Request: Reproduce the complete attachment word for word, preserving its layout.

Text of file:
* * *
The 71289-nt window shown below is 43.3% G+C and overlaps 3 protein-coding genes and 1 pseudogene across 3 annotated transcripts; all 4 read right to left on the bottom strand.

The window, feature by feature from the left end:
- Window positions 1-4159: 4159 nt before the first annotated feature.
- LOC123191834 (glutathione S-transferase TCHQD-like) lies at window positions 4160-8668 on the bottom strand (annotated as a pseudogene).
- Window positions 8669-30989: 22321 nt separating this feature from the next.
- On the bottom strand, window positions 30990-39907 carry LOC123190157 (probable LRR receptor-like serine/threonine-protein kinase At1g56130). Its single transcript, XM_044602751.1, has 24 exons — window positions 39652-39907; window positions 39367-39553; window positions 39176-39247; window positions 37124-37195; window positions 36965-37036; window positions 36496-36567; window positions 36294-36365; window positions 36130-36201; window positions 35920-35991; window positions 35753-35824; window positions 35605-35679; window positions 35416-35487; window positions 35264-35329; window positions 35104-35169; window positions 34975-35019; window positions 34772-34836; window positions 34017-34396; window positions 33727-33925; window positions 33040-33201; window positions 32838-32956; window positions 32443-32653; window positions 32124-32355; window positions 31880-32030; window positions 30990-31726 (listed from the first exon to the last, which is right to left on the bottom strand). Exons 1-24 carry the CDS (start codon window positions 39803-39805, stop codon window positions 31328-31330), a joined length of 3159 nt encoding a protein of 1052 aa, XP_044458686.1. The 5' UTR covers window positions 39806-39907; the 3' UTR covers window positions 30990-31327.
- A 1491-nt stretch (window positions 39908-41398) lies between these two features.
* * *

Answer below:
The 71289-nt window shown below is 43.3% G+C and overlaps 3 protein-coding genes and 1 pseudogene across 3 annotated transcripts; all 4 read right to left on the bottom strand.

The window, feature by feature from the left end:
- Window positions 1-4159: 4159 nt before the first annotated feature.
- LOC123191834 (glutathione S-transferase TCHQD-like) lies at window positions 4160-8668 on the bottom strand (annotated as a pseudogene).
- Window positions 8669-30989: 22321 nt separating this feature from the next.
- On the bottom strand, window positions 30990-39907 carry LOC123190157 (probable LRR receptor-like serine/threonine-protein kinase At1g56130). Its single transcript, XM_044602751.1, has 24 exons — window positions 39652-39907; window positions 39367-39553; window positions 39176-39247; window positions 37124-37195; window positions 36965-37036; window positions 36496-36567; window positions 36294-36365; window positions 36130-36201; window positions 35920-35991; window positions 35753-35824; window positions 35605-35679; window positions 35416-35487; window positions 35264-35329; window positions 35104-35169; window positions 34975-35019; window positions 34772-34836; window positions 34017-34396; window positions 33727-33925; window positions 33040-33201; window positions 32838-32956; window positions 32443-32653; window positions 32124-32355; window positions 31880-32030; window positions 30990-31726 (listed from the first exon to the last, which is right to left on the bottom strand). Exons 1-24 carry the CDS (start codon window positions 39803-39805, stop codon window positions 31328-31330), a joined length of 3159 nt encoding a protein of 1052 aa, XP_044458686.1. The 5' UTR covers window positions 39806-39907; the 3' UTR covers window positions 30990-31327.
- A 1491-nt stretch (window positions 39908-41398) lies between these two features.